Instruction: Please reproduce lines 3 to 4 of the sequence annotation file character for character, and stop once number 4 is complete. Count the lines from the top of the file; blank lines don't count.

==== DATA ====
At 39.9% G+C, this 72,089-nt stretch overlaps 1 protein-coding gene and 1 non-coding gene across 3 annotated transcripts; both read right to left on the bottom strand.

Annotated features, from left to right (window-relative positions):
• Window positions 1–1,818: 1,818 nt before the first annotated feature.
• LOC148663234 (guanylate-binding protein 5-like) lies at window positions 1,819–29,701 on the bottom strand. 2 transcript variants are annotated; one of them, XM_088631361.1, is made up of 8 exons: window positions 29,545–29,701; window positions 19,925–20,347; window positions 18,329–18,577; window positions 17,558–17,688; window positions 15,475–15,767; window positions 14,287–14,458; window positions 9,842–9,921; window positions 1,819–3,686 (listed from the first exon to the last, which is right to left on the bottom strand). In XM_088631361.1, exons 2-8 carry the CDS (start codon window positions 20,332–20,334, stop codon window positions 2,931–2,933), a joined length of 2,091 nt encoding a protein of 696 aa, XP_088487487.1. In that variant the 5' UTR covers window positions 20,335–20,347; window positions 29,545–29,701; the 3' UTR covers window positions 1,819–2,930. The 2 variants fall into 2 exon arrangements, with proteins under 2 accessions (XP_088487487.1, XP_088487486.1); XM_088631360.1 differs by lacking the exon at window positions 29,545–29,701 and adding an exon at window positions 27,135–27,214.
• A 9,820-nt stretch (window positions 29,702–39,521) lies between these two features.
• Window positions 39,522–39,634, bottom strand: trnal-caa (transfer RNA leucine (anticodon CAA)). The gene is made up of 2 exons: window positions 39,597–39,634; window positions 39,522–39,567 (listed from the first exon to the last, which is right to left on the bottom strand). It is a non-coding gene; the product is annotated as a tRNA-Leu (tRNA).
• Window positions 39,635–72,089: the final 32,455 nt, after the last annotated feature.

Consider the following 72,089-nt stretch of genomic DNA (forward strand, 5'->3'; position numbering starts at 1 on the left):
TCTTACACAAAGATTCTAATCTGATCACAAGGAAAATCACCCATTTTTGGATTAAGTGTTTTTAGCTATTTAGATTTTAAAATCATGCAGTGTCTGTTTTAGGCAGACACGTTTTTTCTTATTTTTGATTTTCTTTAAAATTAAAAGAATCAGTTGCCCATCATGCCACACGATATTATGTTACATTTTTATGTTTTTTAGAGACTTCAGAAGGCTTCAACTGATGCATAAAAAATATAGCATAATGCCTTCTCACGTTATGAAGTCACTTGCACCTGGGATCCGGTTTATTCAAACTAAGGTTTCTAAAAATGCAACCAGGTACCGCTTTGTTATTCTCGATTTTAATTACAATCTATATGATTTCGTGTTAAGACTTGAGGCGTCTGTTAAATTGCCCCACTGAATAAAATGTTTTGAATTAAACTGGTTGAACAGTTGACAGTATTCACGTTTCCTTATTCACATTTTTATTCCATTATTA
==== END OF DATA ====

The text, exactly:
• Window positions 1–1,818: 1,818 nt before the first annotated feature.
• LOC148663234 (guanylate-binding protein 5-like) lies at window positions 1,819–29,701 on the bottom strand. 2 transcript variants are annotated; one of them, XM_088631361.1, is made up of 8 exons: window positions 29,545–29,701; window positions 19,925–20,347; window positions 18,329–18,577; window positions 17,558–17,688; window positions 15,475–15,767; window positions 14,287–14,458; window positions 9,842–9,921; window positions 1,819–3,686 (listed from the first exon to the last, which is right to left on the bottom strand). In XM_088631361.1, exons 2-8 carry the CDS (start codon window positions 20,332–20,334, stop codon window positions 2,931–2,933), a joined length of 2,091 nt encoding a protein of 696 aa, XP_088487487.1. In that variant the 5' UTR covers window positions 20,335–20,347; window positions 29,545–29,701; the 3' UTR covers window positions 1,819–2,930. The 2 variants fall into 2 exon arrangements, with proteins under 2 accessions (XP_088487487.1, XP_088487486.1); XM_088631360.1 differs by lacking the exon at window positions 29,545–29,701 and adding an exon at window positions 27,135–27,214.